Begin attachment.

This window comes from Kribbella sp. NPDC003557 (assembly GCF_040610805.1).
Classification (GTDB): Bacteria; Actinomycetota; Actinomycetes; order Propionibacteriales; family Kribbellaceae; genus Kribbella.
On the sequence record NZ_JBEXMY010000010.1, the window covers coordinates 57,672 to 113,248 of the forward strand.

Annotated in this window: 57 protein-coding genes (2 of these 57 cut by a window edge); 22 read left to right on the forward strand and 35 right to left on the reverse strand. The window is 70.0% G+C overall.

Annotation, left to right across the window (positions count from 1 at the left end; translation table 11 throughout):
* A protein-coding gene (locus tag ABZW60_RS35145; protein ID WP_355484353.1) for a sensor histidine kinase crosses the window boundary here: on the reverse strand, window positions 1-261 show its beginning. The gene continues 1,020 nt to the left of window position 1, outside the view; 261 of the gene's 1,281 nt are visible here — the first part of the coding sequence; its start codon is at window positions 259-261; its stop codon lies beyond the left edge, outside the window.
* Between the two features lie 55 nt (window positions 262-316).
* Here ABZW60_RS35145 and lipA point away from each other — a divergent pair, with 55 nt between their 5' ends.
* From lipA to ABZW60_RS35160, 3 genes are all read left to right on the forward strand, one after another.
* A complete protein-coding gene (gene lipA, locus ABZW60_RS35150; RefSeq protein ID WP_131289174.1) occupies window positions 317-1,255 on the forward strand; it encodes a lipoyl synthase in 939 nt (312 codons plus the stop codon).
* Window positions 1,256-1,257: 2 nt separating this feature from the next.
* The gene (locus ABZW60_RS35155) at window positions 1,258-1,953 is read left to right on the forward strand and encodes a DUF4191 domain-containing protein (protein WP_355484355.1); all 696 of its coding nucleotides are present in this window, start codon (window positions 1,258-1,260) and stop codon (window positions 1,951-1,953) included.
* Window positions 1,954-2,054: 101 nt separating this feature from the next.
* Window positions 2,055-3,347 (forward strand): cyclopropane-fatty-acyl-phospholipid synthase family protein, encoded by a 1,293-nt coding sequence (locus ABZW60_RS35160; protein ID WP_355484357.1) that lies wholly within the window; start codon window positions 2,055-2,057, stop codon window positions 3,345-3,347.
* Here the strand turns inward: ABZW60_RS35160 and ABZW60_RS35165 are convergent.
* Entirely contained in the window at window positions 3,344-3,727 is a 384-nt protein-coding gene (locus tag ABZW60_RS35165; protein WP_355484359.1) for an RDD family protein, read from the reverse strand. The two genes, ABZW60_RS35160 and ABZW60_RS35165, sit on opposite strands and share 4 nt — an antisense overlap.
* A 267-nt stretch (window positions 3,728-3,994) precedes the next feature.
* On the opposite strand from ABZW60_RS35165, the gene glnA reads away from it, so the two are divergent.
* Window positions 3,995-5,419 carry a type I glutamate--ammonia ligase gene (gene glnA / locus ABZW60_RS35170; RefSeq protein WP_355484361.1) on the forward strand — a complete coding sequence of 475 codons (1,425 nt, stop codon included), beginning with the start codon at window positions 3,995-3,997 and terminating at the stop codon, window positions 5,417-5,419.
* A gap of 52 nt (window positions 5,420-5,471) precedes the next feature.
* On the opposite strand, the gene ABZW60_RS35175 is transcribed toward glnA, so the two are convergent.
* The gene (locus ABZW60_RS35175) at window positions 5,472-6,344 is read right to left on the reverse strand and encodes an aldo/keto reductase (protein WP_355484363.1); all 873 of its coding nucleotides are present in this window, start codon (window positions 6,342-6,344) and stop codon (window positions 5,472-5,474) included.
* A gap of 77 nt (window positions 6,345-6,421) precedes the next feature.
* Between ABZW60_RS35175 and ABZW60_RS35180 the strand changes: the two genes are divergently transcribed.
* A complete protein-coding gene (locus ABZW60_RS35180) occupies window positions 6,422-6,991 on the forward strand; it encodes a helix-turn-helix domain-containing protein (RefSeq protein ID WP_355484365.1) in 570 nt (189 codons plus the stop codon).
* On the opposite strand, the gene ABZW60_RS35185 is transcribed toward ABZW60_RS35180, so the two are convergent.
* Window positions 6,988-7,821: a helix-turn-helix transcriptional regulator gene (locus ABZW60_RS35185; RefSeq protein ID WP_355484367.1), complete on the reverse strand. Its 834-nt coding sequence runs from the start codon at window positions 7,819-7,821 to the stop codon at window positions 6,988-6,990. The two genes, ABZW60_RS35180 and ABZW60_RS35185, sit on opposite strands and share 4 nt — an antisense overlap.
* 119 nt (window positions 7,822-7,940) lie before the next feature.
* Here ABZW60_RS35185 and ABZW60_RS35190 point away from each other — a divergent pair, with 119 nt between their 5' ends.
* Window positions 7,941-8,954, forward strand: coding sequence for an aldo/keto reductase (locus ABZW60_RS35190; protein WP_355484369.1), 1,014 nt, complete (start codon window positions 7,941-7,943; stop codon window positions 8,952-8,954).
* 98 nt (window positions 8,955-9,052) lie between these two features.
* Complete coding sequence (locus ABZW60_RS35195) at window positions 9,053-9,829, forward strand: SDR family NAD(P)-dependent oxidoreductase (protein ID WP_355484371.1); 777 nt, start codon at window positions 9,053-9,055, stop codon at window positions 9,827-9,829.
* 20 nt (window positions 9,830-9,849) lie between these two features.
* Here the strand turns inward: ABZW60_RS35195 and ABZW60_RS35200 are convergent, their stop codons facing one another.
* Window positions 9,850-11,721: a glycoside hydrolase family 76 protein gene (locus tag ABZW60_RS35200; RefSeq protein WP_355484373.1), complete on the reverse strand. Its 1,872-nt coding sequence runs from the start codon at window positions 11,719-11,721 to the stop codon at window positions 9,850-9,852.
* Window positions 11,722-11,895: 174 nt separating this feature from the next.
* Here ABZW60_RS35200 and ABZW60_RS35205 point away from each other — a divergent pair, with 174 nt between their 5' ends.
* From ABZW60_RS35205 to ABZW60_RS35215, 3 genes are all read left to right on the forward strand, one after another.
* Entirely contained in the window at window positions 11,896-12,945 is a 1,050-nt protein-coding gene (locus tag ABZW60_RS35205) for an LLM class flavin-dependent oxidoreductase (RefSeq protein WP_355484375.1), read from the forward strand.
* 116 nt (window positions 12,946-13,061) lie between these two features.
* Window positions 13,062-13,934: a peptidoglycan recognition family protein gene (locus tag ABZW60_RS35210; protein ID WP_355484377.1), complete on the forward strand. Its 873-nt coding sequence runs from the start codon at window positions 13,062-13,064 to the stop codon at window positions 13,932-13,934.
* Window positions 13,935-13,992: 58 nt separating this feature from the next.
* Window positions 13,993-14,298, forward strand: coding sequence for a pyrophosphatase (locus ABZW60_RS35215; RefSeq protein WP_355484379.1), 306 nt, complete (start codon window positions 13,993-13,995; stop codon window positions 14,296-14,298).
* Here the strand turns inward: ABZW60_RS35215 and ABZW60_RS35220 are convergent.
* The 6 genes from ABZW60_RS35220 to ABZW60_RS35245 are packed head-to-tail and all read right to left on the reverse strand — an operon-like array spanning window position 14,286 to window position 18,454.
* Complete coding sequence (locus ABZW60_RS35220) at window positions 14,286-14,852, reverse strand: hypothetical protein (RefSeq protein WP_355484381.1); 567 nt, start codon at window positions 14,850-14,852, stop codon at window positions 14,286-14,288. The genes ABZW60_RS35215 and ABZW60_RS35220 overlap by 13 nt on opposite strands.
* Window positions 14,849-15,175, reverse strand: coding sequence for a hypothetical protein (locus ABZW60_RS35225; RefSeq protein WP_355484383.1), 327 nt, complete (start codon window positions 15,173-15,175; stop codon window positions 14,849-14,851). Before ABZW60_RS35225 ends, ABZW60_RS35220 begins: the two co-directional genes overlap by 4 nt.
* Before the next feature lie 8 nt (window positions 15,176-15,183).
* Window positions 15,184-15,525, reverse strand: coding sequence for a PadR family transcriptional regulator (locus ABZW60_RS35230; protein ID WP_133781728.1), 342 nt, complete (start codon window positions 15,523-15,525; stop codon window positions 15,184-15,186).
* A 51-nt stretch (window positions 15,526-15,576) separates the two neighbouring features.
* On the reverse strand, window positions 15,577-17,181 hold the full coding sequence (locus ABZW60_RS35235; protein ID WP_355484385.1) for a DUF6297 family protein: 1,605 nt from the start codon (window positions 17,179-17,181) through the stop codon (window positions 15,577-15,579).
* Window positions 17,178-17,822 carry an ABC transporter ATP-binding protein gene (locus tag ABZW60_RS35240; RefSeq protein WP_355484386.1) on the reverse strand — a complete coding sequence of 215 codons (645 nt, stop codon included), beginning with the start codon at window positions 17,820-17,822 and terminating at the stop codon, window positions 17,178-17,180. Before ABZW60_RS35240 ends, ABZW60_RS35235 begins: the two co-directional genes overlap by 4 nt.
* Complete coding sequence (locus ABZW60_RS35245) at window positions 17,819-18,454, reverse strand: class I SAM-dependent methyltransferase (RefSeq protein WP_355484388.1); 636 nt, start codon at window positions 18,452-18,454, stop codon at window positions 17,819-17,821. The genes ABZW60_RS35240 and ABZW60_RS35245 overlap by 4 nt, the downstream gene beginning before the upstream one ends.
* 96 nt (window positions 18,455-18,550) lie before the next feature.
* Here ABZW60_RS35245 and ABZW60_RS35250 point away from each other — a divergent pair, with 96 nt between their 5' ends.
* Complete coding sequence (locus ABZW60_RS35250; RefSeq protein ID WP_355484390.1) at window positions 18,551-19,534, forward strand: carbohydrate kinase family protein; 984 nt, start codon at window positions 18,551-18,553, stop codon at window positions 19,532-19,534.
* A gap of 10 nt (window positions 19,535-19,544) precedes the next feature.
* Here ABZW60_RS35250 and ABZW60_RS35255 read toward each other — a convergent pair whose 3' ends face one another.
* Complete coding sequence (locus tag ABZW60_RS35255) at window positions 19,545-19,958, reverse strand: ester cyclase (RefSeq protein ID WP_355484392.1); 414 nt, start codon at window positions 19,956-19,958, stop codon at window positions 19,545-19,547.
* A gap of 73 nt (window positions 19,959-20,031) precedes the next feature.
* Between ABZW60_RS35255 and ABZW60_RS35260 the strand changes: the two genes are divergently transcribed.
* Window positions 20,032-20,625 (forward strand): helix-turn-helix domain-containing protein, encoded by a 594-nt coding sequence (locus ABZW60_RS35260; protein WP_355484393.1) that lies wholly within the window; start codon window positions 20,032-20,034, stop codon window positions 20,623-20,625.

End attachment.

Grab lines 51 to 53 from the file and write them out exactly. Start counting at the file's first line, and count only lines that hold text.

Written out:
* On the reverse strand, window positions 15,577-17,181 hold the full coding sequence (locus ABZW60_RS35235; protein ID WP_355484385.1) for a DUF6297 family protein: 1,605 nt from the start codon (window positions 17,179-17,181) through the stop codon (window positions 15,577-15,579).
* Window positions 17,178-17,822 carry an ABC transporter ATP-binding protein gene (locus tag ABZW60_RS35240; RefSeq protein WP_355484386.1) on the reverse strand — a complete coding sequence of 215 codons (645 nt, stop codon included), beginning with the start codon at window positions 17,820-17,822 and terminating at the stop codon, window positions 17,178-17,180. Before ABZW60_RS35240 ends, ABZW60_RS35235 begins: the two co-directional genes overlap by 4 nt.
* Complete coding sequence (locus ABZW60_RS35245) at window positions 17,819-18,454, reverse strand: class I SAM-dependent methyltransferase (RefSeq protein WP_355484388.1); 636 nt, start codon at window positions 18,452-18,454, stop codon at window positions 17,819-17,821. The genes ABZW60_RS35240 and ABZW60_RS35245 overlap by 4 nt, the downstream gene beginning before the upstream one ends.